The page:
"A piano bought wisely holds its value longer than almost any other physical possession.
Parents buying a piano so children can learn to play often assume that any worn out upright or cheap grand will serve the purpose. The reason for buying such a piano usually is -- “I don’t know whether my child can learn to play or not.” These same parents don’t doubt that their children can learn to read and write when they are sent to school. Any child can learn to play the piano.
Musical aptitude will vary of course, partly from innate musical ability and partly from the type of teaching received. However, there is no question that a musical education is one of the finest things that a parent can give a child. It often is said that a fine education is one thing that never can be taken from the owner. Piano study develops poise, rhythm, culture, is always a social asset, and well may be of greater comfort and value in later life than many of the compulsory subjects in high school and college. It seems that very few delinquent children come from homes in which they have been exposed to good music.
Compelling Scientific Evidence
A relatively new scientific study shows dramatic evidence of the correlation between musical training and brain development. For those of you interested in delving deeper into this science, take a look at the following:
A 2009 scientific study on the human brain proves a correlation between instrumental music training and brain growth. In the study, researchers wanted to investigate an intriguing observation: that in adult professional musicians, one part of their brain (the corpus callosum) is larger than that of non-musicians. This is the part of the brain that connects the right and left hemispheres and allows for cross-brain communication. You can find the study here. It was originally published in the Annals of the New York Academy of Science. (Training-Induced Neuroplasticity in Young Children July, 2009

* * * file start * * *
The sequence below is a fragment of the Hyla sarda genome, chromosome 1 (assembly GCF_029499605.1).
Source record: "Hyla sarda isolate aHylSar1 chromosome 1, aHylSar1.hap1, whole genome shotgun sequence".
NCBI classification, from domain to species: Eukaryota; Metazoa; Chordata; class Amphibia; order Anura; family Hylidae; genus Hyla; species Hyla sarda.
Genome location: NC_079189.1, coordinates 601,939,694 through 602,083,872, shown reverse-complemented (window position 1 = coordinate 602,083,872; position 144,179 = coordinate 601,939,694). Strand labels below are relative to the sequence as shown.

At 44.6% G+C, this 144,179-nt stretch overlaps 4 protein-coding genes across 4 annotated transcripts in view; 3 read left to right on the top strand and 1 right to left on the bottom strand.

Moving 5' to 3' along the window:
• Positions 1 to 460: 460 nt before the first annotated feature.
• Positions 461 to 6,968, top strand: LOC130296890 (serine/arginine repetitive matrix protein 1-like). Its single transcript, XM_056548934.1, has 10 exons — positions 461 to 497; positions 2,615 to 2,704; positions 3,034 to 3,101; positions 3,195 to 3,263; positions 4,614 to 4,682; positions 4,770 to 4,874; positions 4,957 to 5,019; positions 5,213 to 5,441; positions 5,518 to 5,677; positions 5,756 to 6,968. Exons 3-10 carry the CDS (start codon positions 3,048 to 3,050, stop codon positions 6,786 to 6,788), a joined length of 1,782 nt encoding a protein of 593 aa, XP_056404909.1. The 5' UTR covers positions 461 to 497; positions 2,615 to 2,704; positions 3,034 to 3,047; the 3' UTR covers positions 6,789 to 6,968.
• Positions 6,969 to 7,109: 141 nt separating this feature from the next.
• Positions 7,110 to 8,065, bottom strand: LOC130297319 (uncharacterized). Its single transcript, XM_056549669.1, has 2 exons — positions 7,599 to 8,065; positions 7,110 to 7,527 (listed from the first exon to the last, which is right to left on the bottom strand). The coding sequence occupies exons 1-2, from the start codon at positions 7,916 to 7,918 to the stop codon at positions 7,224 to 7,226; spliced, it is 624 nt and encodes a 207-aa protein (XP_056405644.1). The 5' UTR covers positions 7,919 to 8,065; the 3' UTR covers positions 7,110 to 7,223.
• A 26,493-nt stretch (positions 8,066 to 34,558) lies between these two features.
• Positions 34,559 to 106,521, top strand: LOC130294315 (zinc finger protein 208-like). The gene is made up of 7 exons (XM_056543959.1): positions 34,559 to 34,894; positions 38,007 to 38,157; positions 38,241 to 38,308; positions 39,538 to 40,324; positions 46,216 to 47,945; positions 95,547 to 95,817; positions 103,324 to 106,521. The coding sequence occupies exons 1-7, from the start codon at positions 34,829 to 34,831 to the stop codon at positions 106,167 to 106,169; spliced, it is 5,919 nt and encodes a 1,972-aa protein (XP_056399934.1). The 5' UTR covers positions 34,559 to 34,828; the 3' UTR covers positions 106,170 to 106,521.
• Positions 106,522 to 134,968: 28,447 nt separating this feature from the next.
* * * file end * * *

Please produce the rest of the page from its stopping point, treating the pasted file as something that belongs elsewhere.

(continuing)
Here are two conclusions from the study:
"We tested the hypothesis that approximately 29 months of instrumental music training would cause a significant increase in the size of particular subareas of the Corpus Callosum known to have fibers that connect motor-related areas of both hemispheres. On the basis of total weekly practice time, a sample of 31 children aged 5-7 was divided into three groups: high-practicing, low-practicing, and controls. No Corpus Callosum size differences were seen at base line, but differences emerged after an average of 29 months of observation in the high-practicing group in the anterior midbody of the Corpus Callosum (which connects premotor and supplementary motor areas of the two hemispheres)."
"Our results show that it is intense musical experience/practice, not preexisting differences, that is responsible for the larger anterior Corpus Callosum area found in professional adult musicians."
Nine More Benefits of Piano Study
Enjoy greater self expression Develop mental flexibility and memory Develop greater musical appreciation Make family time richer Learn to play music you like Sightread music for fun Perform for family and friends Gain a lifetime of musical enjoyment Be part of a rich tradition
Call David Cutter For More Information (626)260-1615